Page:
Ever since I started working as a graphic designer in the 90’s, I’ve always been fascinated with pen displays for computers. Well, maybe that love started with the Koala Pad on an Apple IIe in the 1980’s. Anyway, Wacom has always been the best of the best when it comes to a drawing interface for graphics software in the computer graphics imaging industry. Today, a new Cintiq Pro 27 is announced and I got to try it out for a little while.
The display itself is a very nice upgrade. First of all the bezels are much thinner. This 27″ display takes up less space than the older Cintiq Pro 24. The downside to the narrower bezel is that you have a lot less space to rest your palm for stability when working with interactive elements or drawing space near the edges of the display. So that’s something to get used to.
The 4K display itself is a huge improvement too. It’s got a 120Hz refresh rate so that you can see very smooth motion while designing and developing things like video games. It’s also got 99% Adobe RGB color gamut for the highest range of color display capabilities. It’s also got 98% DCI-P3 color gamut for film industry work. The color display is also both Pantone validated and Pantone SkinTone validated
The new Pro Pen 3 is a big change. It has 3 barrel buttons instead of the usual 2 that the Pro Pen 2 and previous Wacom pens normally have (although you could have bought the 3D Pro Pen 2 which had 3 buttons. The Pro Pen 3 also has weights inside that you can change around. So you can unscrew the back of the pen and add different types of weights to change the center of gravity and feel. You can also change the barrel size to suit whatever thickness you feel you like the best.
The eraser tip is missing from the new design. However, flipping the pen around to use the eraser tip is a lot more work than simply holding a button down on the pen in order to activate the eraser and that’s what the 3rd new button is assigned to by default. At first I was kind of disappointed in seeing that the eraser tip is gone now, but then I thought about it and I’m more likely to use the “undo” shortcut or the eraser keyboard shortcut anyway.
The pen holder seen above comes with the new Cintiq Pro 27 and screws into the sides. There isn’t a vertical stand-up pen holder option built into it, but of course you can use any other pen holder that you might prefer. I know some people will 3D print their own custom pen holders, but I like the donut shaped circular one from Wacom.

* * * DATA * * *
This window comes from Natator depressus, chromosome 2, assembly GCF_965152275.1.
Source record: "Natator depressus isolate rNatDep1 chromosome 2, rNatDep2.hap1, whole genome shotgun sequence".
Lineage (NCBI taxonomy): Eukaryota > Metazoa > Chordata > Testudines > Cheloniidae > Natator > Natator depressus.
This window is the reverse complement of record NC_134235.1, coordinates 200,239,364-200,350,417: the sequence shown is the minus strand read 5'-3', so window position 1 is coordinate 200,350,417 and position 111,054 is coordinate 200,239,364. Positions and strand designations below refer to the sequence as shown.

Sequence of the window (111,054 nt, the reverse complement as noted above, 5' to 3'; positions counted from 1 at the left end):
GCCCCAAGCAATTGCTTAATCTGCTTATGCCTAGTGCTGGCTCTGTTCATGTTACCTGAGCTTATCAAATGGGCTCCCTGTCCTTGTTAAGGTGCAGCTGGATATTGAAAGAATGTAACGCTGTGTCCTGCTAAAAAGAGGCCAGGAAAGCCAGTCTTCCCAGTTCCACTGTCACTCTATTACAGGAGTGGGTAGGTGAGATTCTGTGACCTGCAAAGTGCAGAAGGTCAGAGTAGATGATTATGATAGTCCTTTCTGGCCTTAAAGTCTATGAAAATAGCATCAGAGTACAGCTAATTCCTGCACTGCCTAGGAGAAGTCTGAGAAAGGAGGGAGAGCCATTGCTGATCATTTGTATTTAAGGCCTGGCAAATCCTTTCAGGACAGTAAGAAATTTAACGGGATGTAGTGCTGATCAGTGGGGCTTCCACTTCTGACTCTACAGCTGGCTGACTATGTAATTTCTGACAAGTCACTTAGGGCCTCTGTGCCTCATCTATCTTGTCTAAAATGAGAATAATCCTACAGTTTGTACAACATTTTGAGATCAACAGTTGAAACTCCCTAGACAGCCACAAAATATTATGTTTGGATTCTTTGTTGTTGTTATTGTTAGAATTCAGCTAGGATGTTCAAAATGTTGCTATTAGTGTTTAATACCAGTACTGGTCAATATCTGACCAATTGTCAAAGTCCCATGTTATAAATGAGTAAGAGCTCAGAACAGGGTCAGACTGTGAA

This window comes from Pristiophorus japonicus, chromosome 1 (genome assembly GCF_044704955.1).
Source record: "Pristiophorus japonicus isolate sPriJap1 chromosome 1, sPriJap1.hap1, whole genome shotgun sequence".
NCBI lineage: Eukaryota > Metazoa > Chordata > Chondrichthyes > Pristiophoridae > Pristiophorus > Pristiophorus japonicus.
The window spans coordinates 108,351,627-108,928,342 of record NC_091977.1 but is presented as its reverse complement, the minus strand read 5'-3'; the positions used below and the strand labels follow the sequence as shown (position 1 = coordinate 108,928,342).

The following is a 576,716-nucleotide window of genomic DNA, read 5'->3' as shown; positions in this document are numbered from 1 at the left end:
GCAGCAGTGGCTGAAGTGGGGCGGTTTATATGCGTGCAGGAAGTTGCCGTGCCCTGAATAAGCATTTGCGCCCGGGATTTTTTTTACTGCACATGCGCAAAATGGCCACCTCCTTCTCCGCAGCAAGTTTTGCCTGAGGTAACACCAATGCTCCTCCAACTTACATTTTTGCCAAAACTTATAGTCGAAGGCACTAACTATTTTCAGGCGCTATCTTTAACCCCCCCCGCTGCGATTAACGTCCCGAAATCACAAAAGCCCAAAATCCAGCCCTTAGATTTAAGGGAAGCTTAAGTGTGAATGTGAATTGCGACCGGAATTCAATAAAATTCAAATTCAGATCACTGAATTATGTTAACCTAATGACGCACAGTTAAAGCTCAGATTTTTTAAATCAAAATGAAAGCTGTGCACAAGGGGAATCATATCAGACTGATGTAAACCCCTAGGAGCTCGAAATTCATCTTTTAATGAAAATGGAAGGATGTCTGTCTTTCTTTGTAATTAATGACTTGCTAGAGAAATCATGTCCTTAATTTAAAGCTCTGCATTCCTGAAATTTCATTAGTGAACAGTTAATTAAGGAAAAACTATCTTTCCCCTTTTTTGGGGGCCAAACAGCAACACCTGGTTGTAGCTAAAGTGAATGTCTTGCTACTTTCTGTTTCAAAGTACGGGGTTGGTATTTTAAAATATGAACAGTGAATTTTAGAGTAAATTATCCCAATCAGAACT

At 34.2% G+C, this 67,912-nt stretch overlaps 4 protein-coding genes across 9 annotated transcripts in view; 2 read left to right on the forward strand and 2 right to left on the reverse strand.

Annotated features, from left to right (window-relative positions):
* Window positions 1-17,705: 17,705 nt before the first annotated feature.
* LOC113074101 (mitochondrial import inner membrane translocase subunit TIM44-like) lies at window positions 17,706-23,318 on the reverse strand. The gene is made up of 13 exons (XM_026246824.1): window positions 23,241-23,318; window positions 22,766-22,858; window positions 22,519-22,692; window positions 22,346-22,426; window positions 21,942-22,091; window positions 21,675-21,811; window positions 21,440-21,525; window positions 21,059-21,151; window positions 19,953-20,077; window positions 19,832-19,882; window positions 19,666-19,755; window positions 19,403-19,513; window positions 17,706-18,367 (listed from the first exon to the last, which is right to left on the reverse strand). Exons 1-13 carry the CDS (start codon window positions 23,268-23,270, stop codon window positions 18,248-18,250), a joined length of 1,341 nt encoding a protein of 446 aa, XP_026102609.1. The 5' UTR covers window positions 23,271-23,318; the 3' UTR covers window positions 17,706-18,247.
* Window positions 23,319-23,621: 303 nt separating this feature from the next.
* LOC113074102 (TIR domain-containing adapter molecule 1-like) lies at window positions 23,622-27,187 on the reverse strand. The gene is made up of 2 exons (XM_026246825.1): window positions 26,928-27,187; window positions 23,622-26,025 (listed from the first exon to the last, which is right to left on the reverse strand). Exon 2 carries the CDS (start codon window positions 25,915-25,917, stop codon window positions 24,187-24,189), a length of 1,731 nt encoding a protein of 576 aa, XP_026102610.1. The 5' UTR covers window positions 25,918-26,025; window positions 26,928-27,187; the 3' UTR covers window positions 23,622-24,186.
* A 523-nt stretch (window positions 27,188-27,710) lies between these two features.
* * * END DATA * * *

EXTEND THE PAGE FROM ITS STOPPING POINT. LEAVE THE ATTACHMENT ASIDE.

Sensitivity wise the Pro Pen 3 supports the same 8,192 levels of pressure as well as 60 degree tilt sensitivity and the Cintiq Pro 27 also supports older Pro Pen 2 pens, so you can use that if you like it better. Unfortunately, the new Pro Pen 3 does not seem to work on older Wacom pen displays. My Wacom Mobile Studio Pro 13 (2019) didn’t recognize the Pro Pen 3.
The Cintiq Pro 27 also comes with the release of completely new Wacom software for configuring all of the capabilities of the pen display. All of the same functions seem to be there, but it’s a totally new user interface design. You can customize touch based toolbars, hardware express key functions, remote functions, pen button functions, etc. You can make them all different for different programs as usual, too. However, I could not find the Backup/Restore settings option. This is important for copying the customization settings to different computers when you use the Wacom on a different computer.
On both sides behind the display there are these inset handles with 4 programable express keys each for a total of 8. If you’re right handed, you’ll probably want to program your 4 most used functions on the left side handle so that you can access the modifiers or shortcuts with your left hand while holding the pen with your right hand. Of course, if you’re left handed, you can program buttons in the opposite handle to your choosing.
The buttons are nicely arranged so that they’re easy to feel for with your fingers and you can easily build motor memory associating each of your fingers with a specific button and function. Some other pen displays have these types of express keys arranged as flat buttons in the bezel and while they may have different textures on them so that you can differentiate between them by touch, this method is much better since you’ll be able to instantly fit your fingers into the handle and each finger with be in position for each button right away.
On the back of the right corner there’s a switch for turning on/off the touch screen aspect, as well as a power button.
The left and right side have inset areas for the cables too. You’ve got HDMI, miniDisplayPort, USB-C display port, plus USB-C or USB-A for the data connections.
The Cintiq Pro 27 REQUIRES the purchase of a stand. It does not come with one. So you can buy the new one Wacom makes specific for this pen display or you can buy another one with a VESA (100 x 100 mm) compatible arm or you can make your own by carving some wood or welding some metal or something.
The stand Wacom makes is very sturdy and has some nice height, tilt, and a little bit of rotation capabilities. You can’t rotate it 90 degrees for a vertical display, but you can rotate it about 20 degrees in order to get a different handwriting/drawing angle.
Of course, we’ve got some nice branding on the back so that other people know what you’ve got.
The Cintiq Pro 27 will be available at the Wacome eStore online as well as some retailers when it launches later this year. It will retail for $3,499.95 for the display and $499.95 for the stand.